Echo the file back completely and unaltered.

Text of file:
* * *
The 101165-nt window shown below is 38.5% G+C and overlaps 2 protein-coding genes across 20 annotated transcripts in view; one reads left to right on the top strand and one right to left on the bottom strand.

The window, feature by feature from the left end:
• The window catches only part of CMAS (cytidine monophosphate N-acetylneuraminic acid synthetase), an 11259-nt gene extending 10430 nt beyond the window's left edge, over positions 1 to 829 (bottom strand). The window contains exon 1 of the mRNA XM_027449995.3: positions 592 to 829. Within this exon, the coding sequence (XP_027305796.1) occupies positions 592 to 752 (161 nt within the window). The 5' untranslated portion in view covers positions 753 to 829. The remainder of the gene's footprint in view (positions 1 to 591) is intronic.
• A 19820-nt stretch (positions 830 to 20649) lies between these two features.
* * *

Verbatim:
The 101165-nt window shown below is 38.5% G+C and overlaps 2 protein-coding genes across 20 annotated transcripts in view; one reads left to right on the top strand and one right to left on the bottom strand.

The window, feature by feature from the left end:
• The window catches only part of CMAS (cytidine monophosphate N-acetylneuraminic acid synthetase), an 11259-nt gene extending 10430 nt beyond the window's left edge, over positions 1 to 829 (bottom strand). The window contains exon 1 of the mRNA XM_027449995.3: positions 592 to 829. Within this exon, the coding sequence (XP_027305796.1) occupies positions 592 to 752 (161 nt within the window). The 5' untranslated portion in view covers positions 753 to 829. The remainder of the gene's footprint in view (positions 1 to 591) is intronic.
• A 19820-nt stretch (positions 830 to 20649) lies between these two features.